My son Samuel was diagnosed with autism at 28 months old. He was mostly non-verbal, except for when he scripted his favorite movie lines or spelled out letters he saw on signs. He had no meaningful communication and he screamed a lot. He repeatedly banged his head on the floor when he had meltdowns. He slowly cut back on the foods he willingly ate until eventually, he only ate goldfish and applesauce. He screamed in people’s faces when they greeted him at church. He had very little eye contact. He didn’t follow simple directions or listen to me when I told him to “come here.” He lined up his toys and would scream if they fell over or if he could not get them to stand exactly where he wanted them.

Sam is nine years old now. He is mainstreamed into his 4th grade class at school. He just graduated out of group speech therapy. He is very verbal. Sometimes, a little too verbal. He has meaningful communication. He can tell me what he wants and he can use manners to do it (though whether or not he uses them is a different issue altogether.) He uses sarcasm and tells jokes. He yells at his brothers and tries to tell them what to do. He can maintain eye contact for longer than two seconds. He is mostly able to respond appropriately to people when they greet him at church – at least he doesn’t scream in their faces anymore. He eats just about every fruit known to man and has a broader palate than his 7-yr old brother who is not on the spectrum, but still only has three foods he willingly eats. He follows simple directions and obeys me about as often as my typical 11-yr old son. He is now what most people would consider “high functioning” on the autism spectrum. He has come so far.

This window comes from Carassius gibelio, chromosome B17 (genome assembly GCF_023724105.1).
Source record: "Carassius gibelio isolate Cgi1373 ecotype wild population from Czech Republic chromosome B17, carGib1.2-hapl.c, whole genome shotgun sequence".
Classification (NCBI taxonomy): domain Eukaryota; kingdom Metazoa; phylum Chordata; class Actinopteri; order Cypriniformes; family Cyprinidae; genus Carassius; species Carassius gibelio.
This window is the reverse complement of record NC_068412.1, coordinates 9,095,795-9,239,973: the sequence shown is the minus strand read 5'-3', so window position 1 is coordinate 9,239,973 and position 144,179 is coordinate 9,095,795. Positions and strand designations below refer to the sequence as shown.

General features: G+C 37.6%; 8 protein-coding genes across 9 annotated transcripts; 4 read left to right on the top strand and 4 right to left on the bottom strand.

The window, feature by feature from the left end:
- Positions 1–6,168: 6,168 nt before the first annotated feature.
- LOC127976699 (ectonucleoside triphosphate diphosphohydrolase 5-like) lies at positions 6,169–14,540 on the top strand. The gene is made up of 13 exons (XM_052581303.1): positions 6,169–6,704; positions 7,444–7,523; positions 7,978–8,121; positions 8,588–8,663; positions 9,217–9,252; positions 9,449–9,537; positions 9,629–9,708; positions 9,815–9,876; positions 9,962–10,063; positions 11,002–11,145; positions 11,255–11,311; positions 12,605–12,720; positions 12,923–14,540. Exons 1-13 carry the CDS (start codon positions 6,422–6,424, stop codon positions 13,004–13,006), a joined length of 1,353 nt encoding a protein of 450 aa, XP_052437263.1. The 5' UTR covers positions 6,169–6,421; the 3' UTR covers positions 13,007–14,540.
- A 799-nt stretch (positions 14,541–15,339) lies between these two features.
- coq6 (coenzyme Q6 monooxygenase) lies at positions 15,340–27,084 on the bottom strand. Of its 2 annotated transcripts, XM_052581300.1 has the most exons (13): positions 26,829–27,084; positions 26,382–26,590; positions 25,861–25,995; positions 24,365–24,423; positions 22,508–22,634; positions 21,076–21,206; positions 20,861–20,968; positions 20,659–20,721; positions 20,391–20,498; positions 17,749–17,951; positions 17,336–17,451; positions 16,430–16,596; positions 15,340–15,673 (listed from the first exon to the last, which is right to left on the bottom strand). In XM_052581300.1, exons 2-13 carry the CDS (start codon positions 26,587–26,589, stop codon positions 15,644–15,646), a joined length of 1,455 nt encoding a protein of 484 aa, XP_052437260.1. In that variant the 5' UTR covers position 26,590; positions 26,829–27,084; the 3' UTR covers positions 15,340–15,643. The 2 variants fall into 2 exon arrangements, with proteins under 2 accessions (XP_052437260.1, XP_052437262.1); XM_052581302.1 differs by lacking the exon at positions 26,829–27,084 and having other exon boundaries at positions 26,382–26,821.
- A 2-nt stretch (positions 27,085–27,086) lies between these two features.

Yet, sometimes I actually feel guilty about his progress.

Keep reading at my writing home for today at Special Needs Parenting: High Functioning Guilt.


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